Private VET providers corner share of booming market
- Lasering the lay of the lines
Industry nous and university research develop a new viable solution to monitoring power lines using lasers in the sky
- Why a cat’s whiskers are the bee’s knees
These multipurpose organs are a navigation aid, early warning system, indicator of mood ... and much more
- ‘A crisis that very much has a child’s face’
Former UN Under-Secretary-General for Humanitarian Affairs Baroness Amos on Syria in the latest Policy Shop podcast
- Pholiota: the tiny house with big ideas
A new exhibition shows how two architects’ 1920s dream of democratising housebuilding could influence the way we live now
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- Turbulence: Not as dangerous as you think
Many people think turbulence causes major damage or can even bring down a plane, but the truth should soothe nervous flyers
- Health & Medicine
Putting cells through their paces
- Breaking the skin barrier
These chemically engineered polymer-tantalum devices may be the key to tricking skin to grow on implants, opening the way for implantable robotics
- To be or not to be ... original
There are thousands of words, meanings and quotes attributed to Shakespeare, but the Bard didn’t necessarily invent them all
- Challenging harmful ideologies in belief and practice
Philosopher Sally Haslanger on finding ways to combat belief systems like racism and sexism that endure in human societies
- Monique diMattina: ‘I wanted to be the best jazz piano player ever’
The singer/songwriter, radio personality and University of Melbourne alumna talks music and life ahead of the Big Blowout Festival
- Changing the shape of teaching
50 years ago Wesley Imms’ classroom was a ship. The next year a spaceship. Those memories sparked his quest for learning spaces to fit the needs of 21st century schoolkids.
- Planting the seeds of sovereignty
Plants that interbreed usually create a hybrid, but new research reveals that sometimes a more dominant plant takes over
Trump, Clinton and the politics of 9/11
- The romance of online dating
A new book says the stigma around finding your partner on the Internet must go – it’s just another place to fulfil the human need for love and friendship
- Carbon risk disclosure: The risk for Australian companies
Why two potential law reforms should be part of Turnbull Government’s agenda
- Ben Hur, done that ... time to hang up the sandals
Less charming than Charlton, more eh-what-now than epic, the latest version of a cinema classic should be consigned to the annals of history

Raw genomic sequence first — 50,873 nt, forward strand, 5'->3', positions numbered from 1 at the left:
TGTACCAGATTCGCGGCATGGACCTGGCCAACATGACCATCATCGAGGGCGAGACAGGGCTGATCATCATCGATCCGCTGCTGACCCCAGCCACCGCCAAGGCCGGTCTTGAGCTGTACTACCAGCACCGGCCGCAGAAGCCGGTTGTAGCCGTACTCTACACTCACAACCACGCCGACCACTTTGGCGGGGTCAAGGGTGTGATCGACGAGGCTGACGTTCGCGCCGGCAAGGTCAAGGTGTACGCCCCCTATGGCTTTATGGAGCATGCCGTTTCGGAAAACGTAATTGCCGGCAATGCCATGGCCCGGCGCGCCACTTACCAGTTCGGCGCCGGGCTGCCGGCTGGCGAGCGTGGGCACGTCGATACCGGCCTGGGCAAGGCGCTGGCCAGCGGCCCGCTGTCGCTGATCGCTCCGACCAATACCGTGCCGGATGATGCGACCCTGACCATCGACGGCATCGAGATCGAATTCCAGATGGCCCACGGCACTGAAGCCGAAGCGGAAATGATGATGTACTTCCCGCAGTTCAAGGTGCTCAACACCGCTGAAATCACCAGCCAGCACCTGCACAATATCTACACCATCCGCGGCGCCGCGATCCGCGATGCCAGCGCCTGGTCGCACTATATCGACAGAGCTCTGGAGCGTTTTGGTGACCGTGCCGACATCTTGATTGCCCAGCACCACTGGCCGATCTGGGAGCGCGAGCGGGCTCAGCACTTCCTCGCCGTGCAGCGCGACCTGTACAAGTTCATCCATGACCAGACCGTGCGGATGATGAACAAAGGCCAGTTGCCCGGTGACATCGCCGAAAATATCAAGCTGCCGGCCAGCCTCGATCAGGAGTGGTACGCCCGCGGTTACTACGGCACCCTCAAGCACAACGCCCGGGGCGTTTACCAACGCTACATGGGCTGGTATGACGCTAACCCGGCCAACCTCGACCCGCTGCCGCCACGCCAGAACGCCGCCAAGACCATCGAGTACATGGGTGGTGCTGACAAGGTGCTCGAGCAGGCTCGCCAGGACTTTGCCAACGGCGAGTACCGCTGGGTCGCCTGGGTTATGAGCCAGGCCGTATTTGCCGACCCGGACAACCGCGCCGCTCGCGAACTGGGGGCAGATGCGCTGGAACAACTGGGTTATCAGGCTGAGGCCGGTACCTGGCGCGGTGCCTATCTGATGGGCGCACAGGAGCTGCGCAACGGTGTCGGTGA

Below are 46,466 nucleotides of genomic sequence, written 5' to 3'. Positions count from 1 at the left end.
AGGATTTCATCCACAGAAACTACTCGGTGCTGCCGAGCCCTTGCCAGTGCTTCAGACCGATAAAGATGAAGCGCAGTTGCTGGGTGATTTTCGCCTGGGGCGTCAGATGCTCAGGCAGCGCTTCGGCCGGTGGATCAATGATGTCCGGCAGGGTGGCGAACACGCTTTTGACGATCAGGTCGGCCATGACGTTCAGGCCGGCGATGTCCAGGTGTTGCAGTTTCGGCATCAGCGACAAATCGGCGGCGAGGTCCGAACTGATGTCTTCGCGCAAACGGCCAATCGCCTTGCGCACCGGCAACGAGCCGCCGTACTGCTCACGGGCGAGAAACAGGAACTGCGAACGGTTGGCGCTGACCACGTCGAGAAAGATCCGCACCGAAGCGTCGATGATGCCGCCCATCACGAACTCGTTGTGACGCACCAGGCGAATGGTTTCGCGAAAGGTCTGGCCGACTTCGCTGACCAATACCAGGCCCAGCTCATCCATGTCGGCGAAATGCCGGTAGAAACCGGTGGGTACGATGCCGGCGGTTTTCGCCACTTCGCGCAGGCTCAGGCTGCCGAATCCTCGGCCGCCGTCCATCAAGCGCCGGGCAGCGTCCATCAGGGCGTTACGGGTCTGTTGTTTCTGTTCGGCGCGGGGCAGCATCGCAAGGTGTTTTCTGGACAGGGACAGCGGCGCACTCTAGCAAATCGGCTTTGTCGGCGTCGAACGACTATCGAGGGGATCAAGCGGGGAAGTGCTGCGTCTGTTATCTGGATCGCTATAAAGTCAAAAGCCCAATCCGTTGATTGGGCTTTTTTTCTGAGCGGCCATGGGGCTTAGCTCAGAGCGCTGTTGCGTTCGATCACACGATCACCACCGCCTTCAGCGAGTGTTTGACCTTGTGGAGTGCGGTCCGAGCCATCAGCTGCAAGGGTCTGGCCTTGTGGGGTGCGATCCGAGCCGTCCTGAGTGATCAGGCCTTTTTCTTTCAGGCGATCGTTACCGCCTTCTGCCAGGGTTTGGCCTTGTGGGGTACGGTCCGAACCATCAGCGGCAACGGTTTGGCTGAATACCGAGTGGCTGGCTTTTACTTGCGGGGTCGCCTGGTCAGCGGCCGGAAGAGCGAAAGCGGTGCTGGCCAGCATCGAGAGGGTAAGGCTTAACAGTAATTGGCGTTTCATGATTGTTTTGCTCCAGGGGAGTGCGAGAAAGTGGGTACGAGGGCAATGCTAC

- Brought to life, 2000 years later
Modern technology and research has restored an ancient Egyptian woman, Meritamun, creating a unique teaching tool for medicine and health science
- Dairy’s (climate) changing future
The dairy industry is adaptive by nature, but farmers are likely to face a range of new challenges due to the ever-increasing impact of climate change
- Trump: The new normal
The billionaire candidate’s success is ushering in a new era of celebrity politicians and the media will have to get a grip
Indigenous memory-making meets architecture
- Treasure trove gathered from afar
An Indiana Jones lookalike left 60 boxes to a University of Melbourne museum. Inside, researchers found a clue to the mystery of the museum’s mummified Egyptian head.
- Deus Ex: Mankind Divided unleashes potential of eye tracking
The next instalment of the popular franchise shows the infinite possibilities for eye mechanics in gaming and real life
- The story behind every picture
A new book on the history of Australian press photography shows the value of knowing why and how a photograph was taken in the first place
- Come behind the scenes of Short Black Opera
When Pecan Summer makes its debut at the Sydney Opera House, Yorta Yorta soprano and composer Deborah Cheetham will realise a calling heard at a very early age
- Responsible mining doesn’t have to be an oxymoron
Mining in the 21st century can deliver the goods and be more socially and environmentally acceptable, a new book shows
- Bushfires: How politics is compromising safety
As fire seasons become longer, more complex and damaging, an industrial dispute is the last thing fire-prone communities need